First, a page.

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Evolution of protein inhibitors of serine proteinases: Positive Darwinian selection or compositional effects?

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In at least two instances involving serine proteinase inhibitors it has been shown that functionally important sites evolve faster and exhibit more interspecific variability than functionally neutral sites. Because these phenomena are difficult to reconcile with the neutral theory of molecular evolution, it has been suggested that the accelerated rate of amino acid substitution at the reactive sites is brought about by positive Darwinian selection. We show that differences in the amino acid composition in the different regions of proteinase inhibitors can account for the differences in the rates of amino acid substitution. By using an index of protein mutability [D. Graur (1985) J Mol Evol 22∶53–62], we show that the amino acid composition of the reactive center in the ovomucoids andSpi-2 gene products is such that, regardless of function, they are expected to evolve more rapidly than any other polypeptide for which the rate of substitution is known. In addition, the reactive region in theSpi-2 proteins is shown to be free of compositional constraint. Positive Darwinian selection need not be invoked at the present time in these cases.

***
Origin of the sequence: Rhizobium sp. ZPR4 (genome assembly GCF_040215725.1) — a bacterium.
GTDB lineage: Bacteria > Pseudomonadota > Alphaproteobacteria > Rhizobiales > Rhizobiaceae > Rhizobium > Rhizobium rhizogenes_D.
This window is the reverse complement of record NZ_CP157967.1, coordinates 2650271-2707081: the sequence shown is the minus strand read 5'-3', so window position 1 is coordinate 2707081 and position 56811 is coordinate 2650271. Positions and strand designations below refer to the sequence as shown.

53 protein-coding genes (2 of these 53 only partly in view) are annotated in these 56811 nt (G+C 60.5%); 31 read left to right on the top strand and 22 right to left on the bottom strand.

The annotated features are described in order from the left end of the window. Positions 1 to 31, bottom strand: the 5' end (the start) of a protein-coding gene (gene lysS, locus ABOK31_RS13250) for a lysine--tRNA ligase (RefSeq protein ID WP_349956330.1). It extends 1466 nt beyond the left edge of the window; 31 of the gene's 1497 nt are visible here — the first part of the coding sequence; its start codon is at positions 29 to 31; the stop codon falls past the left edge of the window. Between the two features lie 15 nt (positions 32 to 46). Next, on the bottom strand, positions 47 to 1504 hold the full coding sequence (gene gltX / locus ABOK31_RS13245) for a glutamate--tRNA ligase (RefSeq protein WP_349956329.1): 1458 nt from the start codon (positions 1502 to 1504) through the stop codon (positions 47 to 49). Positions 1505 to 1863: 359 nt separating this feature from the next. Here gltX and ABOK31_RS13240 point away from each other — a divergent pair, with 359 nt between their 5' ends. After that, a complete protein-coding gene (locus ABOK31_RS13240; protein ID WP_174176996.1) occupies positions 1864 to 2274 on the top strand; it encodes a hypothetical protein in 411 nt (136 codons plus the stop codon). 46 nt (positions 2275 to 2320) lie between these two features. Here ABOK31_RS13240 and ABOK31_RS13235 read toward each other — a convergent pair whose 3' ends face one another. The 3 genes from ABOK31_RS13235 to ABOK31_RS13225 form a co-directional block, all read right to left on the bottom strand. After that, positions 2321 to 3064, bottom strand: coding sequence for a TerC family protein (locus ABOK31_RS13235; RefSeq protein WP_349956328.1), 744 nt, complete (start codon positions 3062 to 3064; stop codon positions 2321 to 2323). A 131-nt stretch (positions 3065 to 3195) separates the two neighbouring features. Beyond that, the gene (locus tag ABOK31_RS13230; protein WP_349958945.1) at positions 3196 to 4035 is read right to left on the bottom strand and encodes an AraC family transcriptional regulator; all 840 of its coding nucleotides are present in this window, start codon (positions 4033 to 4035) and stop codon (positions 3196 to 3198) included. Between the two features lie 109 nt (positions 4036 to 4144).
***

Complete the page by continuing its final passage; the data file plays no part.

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Correspondence to Dan Graur.

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Graur, D., Li, W. Evolution of protein inhibitors of serine proteinases: Positive Darwinian selection or compositional effects?. J Mol Evol 28, 131–135 (1988). https://doi.org/10.1007/BF02143504

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Key words

  • Rate of amino acid substitutions
  • Amino acid composition
  • Serine proteinase inhibitors
  • Ovomucoids
  • Spi-2
  • Neutral theory
  • Positive Darwinian selection
  • Serpins
  • Kunitz-type inhibitors
  • Kazal-type inhibitors